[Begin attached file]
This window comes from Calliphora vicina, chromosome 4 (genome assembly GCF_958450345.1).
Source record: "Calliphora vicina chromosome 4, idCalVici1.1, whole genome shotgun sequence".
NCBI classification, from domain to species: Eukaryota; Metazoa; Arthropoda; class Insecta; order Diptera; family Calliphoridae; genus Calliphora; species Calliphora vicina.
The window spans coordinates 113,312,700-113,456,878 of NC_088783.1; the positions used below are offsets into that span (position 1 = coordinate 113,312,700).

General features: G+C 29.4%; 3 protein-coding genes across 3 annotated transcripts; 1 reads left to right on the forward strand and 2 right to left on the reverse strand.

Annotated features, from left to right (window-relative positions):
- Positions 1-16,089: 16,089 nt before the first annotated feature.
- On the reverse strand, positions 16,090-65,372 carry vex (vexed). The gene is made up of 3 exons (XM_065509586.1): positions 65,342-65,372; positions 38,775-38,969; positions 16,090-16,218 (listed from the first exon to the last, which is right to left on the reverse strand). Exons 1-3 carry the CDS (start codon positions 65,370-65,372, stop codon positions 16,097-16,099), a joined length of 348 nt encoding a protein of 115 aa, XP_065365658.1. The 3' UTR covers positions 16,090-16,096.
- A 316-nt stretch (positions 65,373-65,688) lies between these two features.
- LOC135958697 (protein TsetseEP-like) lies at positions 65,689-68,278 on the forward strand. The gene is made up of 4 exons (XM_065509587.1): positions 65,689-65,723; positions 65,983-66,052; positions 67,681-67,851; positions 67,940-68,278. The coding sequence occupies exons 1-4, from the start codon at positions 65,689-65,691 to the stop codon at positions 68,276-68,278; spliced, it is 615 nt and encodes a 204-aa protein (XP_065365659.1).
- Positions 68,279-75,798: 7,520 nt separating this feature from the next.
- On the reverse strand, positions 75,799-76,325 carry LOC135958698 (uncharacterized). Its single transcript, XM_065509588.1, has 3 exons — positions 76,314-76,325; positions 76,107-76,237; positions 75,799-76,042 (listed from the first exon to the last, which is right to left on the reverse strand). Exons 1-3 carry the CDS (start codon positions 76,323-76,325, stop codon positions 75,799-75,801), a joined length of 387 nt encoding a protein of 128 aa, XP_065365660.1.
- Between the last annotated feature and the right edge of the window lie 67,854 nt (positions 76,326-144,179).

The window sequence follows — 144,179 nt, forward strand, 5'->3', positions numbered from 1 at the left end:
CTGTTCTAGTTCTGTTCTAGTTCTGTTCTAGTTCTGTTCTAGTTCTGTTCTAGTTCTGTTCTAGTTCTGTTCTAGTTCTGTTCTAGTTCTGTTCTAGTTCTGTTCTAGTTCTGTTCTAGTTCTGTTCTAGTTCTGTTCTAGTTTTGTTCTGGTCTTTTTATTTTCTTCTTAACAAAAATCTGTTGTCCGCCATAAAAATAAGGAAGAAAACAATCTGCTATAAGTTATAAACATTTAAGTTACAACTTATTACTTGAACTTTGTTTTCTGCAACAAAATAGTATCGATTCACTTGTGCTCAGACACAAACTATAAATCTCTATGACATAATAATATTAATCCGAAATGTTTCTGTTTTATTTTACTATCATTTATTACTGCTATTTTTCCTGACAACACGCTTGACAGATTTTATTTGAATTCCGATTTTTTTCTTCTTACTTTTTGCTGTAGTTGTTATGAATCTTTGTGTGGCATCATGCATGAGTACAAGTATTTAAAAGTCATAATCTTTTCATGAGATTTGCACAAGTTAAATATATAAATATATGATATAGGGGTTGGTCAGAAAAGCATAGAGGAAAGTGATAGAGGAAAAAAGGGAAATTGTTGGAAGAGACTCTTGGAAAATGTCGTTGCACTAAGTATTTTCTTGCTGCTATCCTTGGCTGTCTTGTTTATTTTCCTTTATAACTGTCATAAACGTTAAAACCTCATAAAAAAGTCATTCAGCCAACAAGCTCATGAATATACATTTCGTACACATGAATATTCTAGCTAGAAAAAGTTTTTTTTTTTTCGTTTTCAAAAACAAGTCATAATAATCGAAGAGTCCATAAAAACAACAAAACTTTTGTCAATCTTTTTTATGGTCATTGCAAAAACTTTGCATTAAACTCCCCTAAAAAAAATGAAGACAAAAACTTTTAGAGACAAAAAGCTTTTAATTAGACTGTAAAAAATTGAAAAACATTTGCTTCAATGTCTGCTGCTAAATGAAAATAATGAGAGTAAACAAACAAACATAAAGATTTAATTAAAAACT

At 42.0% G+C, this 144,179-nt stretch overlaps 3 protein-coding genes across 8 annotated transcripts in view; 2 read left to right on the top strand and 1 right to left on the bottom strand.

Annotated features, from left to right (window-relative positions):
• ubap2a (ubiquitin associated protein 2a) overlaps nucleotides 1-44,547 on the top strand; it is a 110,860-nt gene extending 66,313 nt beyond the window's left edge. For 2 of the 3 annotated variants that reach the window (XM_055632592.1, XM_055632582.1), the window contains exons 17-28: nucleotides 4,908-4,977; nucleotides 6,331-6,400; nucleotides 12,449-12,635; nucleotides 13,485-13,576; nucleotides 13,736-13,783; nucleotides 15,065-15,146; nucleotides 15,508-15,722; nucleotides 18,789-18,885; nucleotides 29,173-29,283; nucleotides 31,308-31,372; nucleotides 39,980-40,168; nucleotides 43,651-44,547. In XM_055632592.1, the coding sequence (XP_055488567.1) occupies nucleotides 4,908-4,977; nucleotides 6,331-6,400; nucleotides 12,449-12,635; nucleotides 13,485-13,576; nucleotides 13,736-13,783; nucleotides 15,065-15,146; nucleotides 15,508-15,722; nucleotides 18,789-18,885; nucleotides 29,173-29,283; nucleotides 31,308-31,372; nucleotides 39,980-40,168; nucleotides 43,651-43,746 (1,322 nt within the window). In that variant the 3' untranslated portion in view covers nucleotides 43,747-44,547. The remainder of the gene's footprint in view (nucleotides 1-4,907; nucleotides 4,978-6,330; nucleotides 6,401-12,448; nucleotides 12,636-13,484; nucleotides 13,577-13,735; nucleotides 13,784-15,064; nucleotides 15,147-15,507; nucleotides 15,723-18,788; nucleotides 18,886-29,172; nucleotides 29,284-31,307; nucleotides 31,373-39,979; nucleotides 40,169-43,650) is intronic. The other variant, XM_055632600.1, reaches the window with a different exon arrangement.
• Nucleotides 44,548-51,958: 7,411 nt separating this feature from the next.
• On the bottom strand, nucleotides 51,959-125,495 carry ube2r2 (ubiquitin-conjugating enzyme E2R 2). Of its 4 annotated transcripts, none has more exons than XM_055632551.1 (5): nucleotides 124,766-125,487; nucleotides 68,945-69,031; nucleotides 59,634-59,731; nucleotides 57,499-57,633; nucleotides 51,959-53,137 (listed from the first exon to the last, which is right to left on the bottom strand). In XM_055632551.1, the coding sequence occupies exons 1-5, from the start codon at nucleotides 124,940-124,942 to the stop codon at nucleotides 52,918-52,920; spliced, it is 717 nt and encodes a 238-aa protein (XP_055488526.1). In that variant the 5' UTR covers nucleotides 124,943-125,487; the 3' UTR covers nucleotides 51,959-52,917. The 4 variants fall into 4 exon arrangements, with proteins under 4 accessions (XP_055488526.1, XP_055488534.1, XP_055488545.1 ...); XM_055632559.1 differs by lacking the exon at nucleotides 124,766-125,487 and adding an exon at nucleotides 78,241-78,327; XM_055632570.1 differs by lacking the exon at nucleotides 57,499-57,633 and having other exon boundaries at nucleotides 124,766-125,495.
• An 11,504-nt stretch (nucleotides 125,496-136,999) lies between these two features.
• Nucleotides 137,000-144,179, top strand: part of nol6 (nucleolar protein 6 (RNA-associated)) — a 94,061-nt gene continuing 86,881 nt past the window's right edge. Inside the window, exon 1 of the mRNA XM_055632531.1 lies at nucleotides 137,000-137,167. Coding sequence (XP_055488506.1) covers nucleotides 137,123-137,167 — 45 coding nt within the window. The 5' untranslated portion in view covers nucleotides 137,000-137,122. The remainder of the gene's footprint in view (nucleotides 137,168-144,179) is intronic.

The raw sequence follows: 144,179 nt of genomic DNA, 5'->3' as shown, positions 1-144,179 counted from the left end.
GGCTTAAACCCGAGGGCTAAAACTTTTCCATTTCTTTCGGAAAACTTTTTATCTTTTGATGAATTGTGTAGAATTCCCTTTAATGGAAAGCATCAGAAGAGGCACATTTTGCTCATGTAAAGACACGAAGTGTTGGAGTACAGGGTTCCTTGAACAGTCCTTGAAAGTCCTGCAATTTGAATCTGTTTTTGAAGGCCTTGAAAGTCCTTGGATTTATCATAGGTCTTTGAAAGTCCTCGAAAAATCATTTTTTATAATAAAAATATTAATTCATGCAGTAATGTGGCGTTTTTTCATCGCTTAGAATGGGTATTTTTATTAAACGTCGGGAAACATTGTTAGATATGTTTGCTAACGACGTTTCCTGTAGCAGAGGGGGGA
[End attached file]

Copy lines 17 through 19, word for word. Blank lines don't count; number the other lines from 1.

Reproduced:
Annotated features, from left to right (window-relative positions):
• ubap2a (ubiquitin associated protein 2a) overlaps nucleotides 1-44,547 on the top strand; it is a 110,860-nt gene extending 66,313 nt beyond the window's left edge. For 2 of the 3 annotated variants that reach the window (XM_055632592.1, XM_055632582.1), the window contains exons 17-28: nucleotides 4,908-4,977; nucleotides 6,331-6,400; nucleotides 12,449-12,635; nucleotides 13,485-13,576; nucleotides 13,736-13,783; nucleotides 15,065-15,146; nucleotides 15,508-15,722; nucleotides 18,789-18,885; nucleotides 29,173-29,283; nucleotides 31,308-31,372; nucleotides 39,980-40,168; nucleotides 43,651-44,547. In XM_055632592.1, the coding sequence (XP_055488567.1) occupies nucleotides 4,908-4,977; nucleotides 6,331-6,400; nucleotides 12,449-12,635; nucleotides 13,485-13,576; nucleotides 13,736-13,783; nucleotides 15,065-15,146; nucleotides 15,508-15,722; nucleotides 18,789-18,885; nucleotides 29,173-29,283; nucleotides 31,308-31,372; nucleotides 39,980-40,168; nucleotides 43,651-43,746 (1,322 nt within the window). In that variant the 3' untranslated portion in view covers nucleotides 43,747-44,547. The remainder of the gene's footprint in view (nucleotides 1-4,907; nucleotides 4,978-6,330; nucleotides 6,401-12,448; nucleotides 12,636-13,484; nucleotides 13,577-13,735; nucleotides 13,784-15,064; nucleotides 15,147-15,507; nucleotides 15,723-18,788; nucleotides 18,886-29,172; nucleotides 29,284-31,307; nucleotides 31,373-39,979; nucleotides 40,169-43,650) is intronic. The other variant, XM_055632600.1, reaches the window with a different exon arrangement.
• Nucleotides 44,548-51,958: 7,411 nt separating this feature from the next.